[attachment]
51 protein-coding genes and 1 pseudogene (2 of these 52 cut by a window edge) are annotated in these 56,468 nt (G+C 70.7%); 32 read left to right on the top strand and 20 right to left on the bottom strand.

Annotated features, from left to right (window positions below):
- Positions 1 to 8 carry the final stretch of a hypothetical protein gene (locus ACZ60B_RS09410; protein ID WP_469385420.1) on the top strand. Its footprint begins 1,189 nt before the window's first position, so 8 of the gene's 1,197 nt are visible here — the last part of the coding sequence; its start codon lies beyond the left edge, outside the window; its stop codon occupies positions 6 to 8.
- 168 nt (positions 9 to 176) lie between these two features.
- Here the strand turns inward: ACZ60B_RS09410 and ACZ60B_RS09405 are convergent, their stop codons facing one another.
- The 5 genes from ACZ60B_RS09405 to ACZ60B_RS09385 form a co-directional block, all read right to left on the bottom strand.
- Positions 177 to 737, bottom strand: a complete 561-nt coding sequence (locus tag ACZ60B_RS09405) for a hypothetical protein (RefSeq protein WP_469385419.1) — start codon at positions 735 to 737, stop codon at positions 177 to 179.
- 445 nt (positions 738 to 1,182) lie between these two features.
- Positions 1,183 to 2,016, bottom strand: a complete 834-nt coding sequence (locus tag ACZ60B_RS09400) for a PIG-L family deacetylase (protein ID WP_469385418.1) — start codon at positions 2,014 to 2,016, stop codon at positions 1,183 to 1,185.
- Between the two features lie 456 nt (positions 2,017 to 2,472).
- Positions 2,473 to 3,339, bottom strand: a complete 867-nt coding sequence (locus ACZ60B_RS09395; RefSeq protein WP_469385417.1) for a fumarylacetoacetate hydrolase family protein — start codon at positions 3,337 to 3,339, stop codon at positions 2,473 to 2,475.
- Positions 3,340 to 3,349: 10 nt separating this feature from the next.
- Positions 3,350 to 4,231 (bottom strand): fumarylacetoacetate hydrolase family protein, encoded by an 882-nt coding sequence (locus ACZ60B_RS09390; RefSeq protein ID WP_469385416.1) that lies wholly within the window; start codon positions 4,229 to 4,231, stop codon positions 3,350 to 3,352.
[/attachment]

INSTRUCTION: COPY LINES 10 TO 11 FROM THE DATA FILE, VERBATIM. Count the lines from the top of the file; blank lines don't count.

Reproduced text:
- Between the two features lie 456 nt (positions 2,017 to 2,472).
- Positions 2,473 to 3,339, bottom strand: a complete 867-nt coding sequence (locus ACZ60B_RS09395; RefSeq protein WP_469385417.1) for a fumarylacetoacetate hydrolase family protein — start codon at positions 3,337 to 3,339, stop codon at positions 2,473 to 2,475.